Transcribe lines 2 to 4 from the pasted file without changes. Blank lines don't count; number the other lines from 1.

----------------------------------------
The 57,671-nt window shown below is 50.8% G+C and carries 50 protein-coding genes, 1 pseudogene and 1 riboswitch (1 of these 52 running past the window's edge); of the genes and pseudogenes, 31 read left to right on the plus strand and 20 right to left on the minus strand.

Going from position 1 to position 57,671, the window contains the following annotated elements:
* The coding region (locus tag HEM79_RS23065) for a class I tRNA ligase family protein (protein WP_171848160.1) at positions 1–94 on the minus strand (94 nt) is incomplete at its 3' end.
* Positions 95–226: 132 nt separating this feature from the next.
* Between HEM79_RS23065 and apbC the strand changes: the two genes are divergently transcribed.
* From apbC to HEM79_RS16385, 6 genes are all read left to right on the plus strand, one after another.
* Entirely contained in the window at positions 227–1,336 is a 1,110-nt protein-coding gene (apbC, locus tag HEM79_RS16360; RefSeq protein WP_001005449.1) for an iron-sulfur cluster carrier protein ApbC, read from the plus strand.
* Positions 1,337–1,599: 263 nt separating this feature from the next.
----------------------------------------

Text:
Going from position 1 to position 57,671, the window contains the following annotated elements:
* The coding region (locus tag HEM79_RS23065) for a class I tRNA ligase family protein (protein WP_171848160.1) at positions 1–94 on the minus strand (94 nt) is incomplete at its 3' end.
* Positions 95–226: 132 nt separating this feature from the next.